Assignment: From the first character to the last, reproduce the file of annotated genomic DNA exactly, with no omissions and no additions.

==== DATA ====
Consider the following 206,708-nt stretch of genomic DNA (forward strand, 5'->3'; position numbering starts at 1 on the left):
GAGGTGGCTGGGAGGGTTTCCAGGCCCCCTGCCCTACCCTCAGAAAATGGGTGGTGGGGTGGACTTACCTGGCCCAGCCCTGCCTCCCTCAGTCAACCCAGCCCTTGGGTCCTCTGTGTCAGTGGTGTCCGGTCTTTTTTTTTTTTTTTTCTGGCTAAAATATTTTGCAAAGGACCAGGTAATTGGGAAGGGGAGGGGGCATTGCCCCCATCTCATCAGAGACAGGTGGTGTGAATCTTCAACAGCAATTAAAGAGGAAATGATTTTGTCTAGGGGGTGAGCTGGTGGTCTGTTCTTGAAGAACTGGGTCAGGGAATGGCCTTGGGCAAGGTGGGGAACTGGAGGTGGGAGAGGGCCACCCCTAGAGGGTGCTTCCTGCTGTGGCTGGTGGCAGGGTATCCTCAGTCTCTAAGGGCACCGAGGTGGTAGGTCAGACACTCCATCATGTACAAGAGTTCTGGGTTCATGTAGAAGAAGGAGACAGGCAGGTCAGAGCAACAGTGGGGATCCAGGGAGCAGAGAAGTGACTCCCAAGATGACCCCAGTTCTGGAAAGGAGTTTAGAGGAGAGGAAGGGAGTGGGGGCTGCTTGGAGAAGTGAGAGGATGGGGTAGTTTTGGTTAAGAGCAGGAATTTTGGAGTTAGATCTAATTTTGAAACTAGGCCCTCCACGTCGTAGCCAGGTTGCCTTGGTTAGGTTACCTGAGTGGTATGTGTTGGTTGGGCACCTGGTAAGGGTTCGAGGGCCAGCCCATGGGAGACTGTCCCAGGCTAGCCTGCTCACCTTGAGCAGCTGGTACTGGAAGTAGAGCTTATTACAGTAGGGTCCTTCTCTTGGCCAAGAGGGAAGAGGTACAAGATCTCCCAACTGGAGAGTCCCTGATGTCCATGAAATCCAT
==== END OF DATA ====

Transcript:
Consider the following 206,708-nt stretch of genomic DNA (forward strand, 5'->3'; position numbering starts at 1 on the left):
GAGGTGGCTGGGAGGGTTTCCAGGCCCCCTGCCCTACCCTCAGAAAATGGGTGGTGGGGTGGACTTACCTGGCCCAGCCCTGCCTCCCTCAGTCAACCCAGCCCTTGGGTCCTCTGTGTCAGTGGTGTCCGGTCTTTTTTTTTTTTTTTTCTGGCTAAAATATTTTGCAAAGGACCAGGTAATTGGGAAGGGGAGGGGGCATTGCCCCCATCTCATCAGAGACAGGTGGTGTGAATCTTCAACAGCAATTAAAGAGGAAATGATTTTGTCTAGGGGGTGAGCTGGTGGTCTGTTCTTGAAGAACTGGGTCAGGGAATGGCCTTGGGCAAGGTGGGGAACTGGAGGTGGGAGAGGGCCACCCCTAGAGGGTGCTTCCTGCTGTGGCTGGTGGCAGGGTATCCTCAGTCTCTAAGGGCACCGAGGTGGTAGGTCAGACACTCCATCATGTACAAGAGTTCTGGGTTCATGTAGAAGAAGGAGACAGGCAGGTCAGAGCAACAGTGGGGATCCAGGGAGCAGAGAAGTGACTCCCAAGATGACCCCAGTTCTGGAAAGGAGTTTAGAGGAGAGGAAGGGAGTGGGGGCTGCTTGGAGAAGTGAGAGGATGGGGTAGTTTTGGTTAAGAGCAGGAATTTTGGAGTTAGATCTAATTTTGAAACTAGGCCCTCCACGTCGTAGCCAGGTTGCCTTGGTTAGGTTACCTGAGTGGTATGTGTTGGTTGGGCACCTGGTAAGGGTTCGAGGGCCAGCCCATGGGAGACTGTCCCAGGCTAGCCTGCTCACCTTGAGCAGCTGGTACTGGAAGTAGAGCTTATTACAGTAGGGTCCTTCTCTTGGCCAAGAGGGAAGAGGTACAAGATCTCCCAACTGGAGAGTCCCTGATGTCCATGAAATCCAT